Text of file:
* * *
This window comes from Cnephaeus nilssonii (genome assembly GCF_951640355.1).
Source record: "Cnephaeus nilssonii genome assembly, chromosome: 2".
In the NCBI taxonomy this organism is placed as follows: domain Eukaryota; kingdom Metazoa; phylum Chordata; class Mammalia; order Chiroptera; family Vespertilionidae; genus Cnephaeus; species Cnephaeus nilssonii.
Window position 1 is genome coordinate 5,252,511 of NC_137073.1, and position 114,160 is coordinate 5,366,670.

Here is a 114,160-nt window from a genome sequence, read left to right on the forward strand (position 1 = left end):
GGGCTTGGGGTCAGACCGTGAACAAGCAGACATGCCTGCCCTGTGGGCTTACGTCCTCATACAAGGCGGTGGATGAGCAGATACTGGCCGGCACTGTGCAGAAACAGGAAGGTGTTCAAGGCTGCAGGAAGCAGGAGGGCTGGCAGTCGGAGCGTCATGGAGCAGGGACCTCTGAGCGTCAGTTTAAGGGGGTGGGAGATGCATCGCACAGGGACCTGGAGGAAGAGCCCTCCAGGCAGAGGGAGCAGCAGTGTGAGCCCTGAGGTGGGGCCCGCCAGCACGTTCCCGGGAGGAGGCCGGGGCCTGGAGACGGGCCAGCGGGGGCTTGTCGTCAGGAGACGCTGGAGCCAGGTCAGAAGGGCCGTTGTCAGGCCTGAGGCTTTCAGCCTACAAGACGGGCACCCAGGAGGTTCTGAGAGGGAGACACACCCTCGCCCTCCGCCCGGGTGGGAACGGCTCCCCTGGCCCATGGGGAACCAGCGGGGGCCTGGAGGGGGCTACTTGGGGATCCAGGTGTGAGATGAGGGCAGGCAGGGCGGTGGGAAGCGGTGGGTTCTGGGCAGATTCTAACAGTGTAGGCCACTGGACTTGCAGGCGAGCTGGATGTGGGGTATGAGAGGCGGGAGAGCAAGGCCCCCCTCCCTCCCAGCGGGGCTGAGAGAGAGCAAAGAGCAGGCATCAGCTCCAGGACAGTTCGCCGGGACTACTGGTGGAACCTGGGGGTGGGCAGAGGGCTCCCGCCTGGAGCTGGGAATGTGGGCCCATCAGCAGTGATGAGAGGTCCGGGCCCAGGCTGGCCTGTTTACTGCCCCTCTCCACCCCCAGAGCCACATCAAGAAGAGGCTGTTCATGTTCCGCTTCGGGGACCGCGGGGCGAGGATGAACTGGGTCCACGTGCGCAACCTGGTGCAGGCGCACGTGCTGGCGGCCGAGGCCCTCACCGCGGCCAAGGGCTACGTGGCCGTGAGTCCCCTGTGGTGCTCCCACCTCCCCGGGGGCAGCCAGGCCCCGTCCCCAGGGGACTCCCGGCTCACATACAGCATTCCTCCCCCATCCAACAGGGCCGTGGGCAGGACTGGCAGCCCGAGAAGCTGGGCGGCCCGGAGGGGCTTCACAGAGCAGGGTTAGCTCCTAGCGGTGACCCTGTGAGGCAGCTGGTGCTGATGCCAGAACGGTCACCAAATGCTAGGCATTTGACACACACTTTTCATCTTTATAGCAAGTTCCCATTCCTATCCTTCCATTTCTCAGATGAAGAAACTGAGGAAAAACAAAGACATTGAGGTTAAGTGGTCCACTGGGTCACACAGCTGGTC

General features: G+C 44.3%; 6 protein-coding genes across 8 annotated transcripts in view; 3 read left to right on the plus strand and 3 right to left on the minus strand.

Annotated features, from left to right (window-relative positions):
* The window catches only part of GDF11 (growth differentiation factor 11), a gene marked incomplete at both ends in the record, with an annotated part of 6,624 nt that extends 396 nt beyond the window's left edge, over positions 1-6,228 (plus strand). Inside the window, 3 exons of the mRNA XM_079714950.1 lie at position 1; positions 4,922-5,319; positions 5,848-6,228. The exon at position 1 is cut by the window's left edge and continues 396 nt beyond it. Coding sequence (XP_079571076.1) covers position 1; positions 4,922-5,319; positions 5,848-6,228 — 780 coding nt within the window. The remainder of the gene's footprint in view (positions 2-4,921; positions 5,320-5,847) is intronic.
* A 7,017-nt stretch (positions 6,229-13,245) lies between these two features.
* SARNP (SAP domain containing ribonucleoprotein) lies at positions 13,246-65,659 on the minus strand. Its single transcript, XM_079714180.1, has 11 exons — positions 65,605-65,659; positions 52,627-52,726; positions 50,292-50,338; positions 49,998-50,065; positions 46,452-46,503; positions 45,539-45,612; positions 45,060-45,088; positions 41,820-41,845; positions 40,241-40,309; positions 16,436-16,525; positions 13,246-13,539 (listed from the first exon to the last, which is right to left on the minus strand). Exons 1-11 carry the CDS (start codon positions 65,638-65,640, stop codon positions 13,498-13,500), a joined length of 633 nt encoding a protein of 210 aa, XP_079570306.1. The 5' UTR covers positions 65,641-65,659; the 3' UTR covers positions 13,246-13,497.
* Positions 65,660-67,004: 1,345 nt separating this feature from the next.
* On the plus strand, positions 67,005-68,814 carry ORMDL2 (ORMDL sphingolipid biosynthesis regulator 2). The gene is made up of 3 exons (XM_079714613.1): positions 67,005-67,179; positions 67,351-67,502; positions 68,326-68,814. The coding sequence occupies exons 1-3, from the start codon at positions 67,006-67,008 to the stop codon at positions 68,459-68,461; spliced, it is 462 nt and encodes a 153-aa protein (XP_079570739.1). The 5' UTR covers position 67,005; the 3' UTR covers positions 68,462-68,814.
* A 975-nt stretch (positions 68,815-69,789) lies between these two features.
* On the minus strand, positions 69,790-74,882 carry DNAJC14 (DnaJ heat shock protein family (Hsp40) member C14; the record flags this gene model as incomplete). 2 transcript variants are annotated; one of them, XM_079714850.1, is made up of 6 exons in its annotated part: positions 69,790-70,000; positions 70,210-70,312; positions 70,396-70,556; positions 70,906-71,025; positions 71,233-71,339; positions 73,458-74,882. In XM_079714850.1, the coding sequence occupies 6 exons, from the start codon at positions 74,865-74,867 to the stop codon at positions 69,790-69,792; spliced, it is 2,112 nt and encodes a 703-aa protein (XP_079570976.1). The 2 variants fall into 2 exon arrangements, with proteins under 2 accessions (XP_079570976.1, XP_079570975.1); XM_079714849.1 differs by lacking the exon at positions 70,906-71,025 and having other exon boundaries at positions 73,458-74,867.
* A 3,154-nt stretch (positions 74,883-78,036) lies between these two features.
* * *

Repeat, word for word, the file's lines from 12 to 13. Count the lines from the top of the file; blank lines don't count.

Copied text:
* Positions 65,660-67,004: 1,345 nt separating this feature from the next.
* On the plus strand, positions 67,005-68,814 carry ORMDL2 (ORMDL sphingolipid biosynthesis regulator 2). The gene is made up of 3 exons (XM_079714613.1): positions 67,005-67,179; positions 67,351-67,502; positions 68,326-68,814. The coding sequence occupies exons 1-3, from the start codon at positions 67,006-67,008 to the stop codon at positions 68,459-68,461; spliced, it is 462 nt and encodes a 153-aa protein (XP_079570739.1). The 5' UTR covers position 67,005; the 3' UTR covers positions 68,462-68,814.